Proposed changes to the official diagnosis of autism will not reduce the proportion of children found to have it as steeply as many have feared, scientists reported on Tuesday, in an analysis that contradicts several previous studies.
Earlier research had estimated that 45 percent or more of children currently on the “autism spectrum” would not qualify under a new definition now being refined by psychiatric researchers — a finding that generated widespread anxiety among parents who rely on state-financed services for their children. The new report, posted online Tuesday by The American Journal of Psychiatry
“What I would say to families worried about the new criteria is that they’re more open-ended than the old ones,” said Catherine Lord, the senior researcher on the study. “So it’s very important to find a clinician who understands them, and who is not rushed when making a diagnosis.”
The new analysis, the largest to date, is effectively an answer to previous studies that had forecast many more children would not meet the new definition. Dr. Lord serves on the panel that proposed the new definition.
“Everyone has been waiting to see what the impact of the new diagnosis is going to be, and this study is the most comprehensive we have to date,” said Sally Ozonoff, vice chairwoman for research in the department of psychiatry and behavioral sciences at the University of California, Davis, MIND Institute. Dr. Ozonoff was not involved in the research or the debate over its implications.The article: Marisela Huerta, Ph.D.; Somer L. Bishop, Ph.D.; Amie Duncan, Ph.D.; Vanessa Hus, M.Sc.; Catherine Lord, Ph.D., "Application of DSM-5 Criteria for Autism Spectrum Disorder to Three Samples of Children With DSM-IV Diagnoses of Pervasive Developmental Disorders," The American Journal of Psychiatry, VOL. 169, No. 10 Full text currently available here.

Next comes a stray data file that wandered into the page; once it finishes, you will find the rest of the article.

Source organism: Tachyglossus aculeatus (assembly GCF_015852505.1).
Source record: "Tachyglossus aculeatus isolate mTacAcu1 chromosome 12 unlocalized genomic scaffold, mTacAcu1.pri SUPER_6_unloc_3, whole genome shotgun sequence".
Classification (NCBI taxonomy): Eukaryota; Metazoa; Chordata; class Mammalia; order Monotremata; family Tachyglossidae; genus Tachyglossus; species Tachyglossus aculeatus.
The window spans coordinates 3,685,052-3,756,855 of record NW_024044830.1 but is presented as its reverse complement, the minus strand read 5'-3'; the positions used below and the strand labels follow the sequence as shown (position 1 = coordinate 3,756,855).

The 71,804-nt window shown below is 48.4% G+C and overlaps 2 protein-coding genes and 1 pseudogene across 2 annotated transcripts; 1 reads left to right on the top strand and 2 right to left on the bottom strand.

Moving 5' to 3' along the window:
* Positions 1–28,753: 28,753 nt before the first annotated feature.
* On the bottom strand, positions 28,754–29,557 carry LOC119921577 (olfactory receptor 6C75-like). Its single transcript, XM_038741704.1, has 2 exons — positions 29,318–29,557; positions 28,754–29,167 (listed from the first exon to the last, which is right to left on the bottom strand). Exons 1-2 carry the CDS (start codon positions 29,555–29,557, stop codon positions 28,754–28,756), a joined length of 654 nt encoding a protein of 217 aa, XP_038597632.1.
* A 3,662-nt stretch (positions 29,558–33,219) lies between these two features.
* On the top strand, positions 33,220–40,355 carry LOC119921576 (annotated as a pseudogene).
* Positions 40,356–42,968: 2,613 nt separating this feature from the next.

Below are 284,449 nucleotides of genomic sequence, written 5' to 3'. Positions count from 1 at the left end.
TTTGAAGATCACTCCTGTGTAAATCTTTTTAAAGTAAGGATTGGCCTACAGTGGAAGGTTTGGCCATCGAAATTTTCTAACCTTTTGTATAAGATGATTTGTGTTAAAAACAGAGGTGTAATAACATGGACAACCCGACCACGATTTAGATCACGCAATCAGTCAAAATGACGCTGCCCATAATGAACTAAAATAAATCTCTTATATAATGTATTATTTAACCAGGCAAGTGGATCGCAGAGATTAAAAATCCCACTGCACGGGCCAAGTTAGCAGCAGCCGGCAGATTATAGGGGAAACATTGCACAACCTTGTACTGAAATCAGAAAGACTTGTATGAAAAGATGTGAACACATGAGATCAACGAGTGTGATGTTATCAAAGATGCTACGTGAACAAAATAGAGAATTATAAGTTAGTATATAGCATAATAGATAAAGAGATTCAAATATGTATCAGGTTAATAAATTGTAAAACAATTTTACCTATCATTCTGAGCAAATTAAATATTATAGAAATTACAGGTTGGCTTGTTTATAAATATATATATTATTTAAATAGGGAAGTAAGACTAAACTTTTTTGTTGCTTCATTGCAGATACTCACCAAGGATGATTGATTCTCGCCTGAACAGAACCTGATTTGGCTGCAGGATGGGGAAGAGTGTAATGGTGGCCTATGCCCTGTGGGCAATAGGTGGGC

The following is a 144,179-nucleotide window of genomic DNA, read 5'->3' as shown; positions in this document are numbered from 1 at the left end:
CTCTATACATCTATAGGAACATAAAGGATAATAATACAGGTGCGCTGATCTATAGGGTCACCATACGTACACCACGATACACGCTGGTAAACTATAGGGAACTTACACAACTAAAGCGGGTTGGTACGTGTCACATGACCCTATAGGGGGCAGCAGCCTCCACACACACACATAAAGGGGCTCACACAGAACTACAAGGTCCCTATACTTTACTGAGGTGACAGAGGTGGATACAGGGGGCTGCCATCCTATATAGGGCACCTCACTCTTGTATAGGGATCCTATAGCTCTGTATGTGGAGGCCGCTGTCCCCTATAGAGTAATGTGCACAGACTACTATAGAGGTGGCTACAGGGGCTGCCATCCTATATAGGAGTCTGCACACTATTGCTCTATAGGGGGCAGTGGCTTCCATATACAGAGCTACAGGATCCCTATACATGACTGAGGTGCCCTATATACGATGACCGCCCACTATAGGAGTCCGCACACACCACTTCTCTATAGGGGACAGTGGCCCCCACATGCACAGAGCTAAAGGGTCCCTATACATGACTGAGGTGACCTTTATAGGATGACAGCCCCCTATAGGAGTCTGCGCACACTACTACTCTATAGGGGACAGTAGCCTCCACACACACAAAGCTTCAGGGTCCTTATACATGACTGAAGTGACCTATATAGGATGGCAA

Objective Substantial revisions to the DSM-IV criteria for autism spectrum disorders (ASDs) have been proposed in efforts to increase diagnostic sensitivity and specificity. This study evaluated the proposed DSM-5 criteria for the single diagnostic category of autism spectrum disorder in children with DSM-IV diagnoses of pervasive developmental disorders (PDDs) and non-PDD diagnoses.
Method Three data sets included 4,453 children with DSM-IV clinical PDD diagnoses and 690 with non-PDD diagnoses (e.g., language disorder). Items from a parent report measure of ASD symptoms (Autism Diagnostic Interview–Revised) and clinical observation instrument (Autism Diagnostic Observation Schedule) were matched to DSM-5 criteria and used to evaluate the sensitivity and specificity of the proposed DSM-5 criteria and current DSM-IV criteria when compared with clinical diagnoses.
Results Based on just parent data, the proposed DSM-5 criteria identified 91% of children with clinical DSM-IV PDD diagnoses. Sensitivity remained high in specific subgroups, including girls and children under 4. The specificity of DSM-5 ASD was 0.53 overall, while the specificity of DSM-IV ranged from 0.24, for clinically diagnosed PDD not otherwise specified (PDD-NOS), to 0.53, for autistic disorder. When data were required from both parent and clinical observation, the specificity of the DSM-5 criteria increased to 0.63.
Conclusions These results suggest that most children with DSM-IV PDD diagnoses would remain eligible for an ASD diagnosis under the proposed DSM-5 criteria. Compared with the DSM-IV criteria for Asperger’s disorder and PDD-NOS, the DSM-5 ASD criteria have greater specificity, particularly when abnormalities are evident from both parents and clinical observation.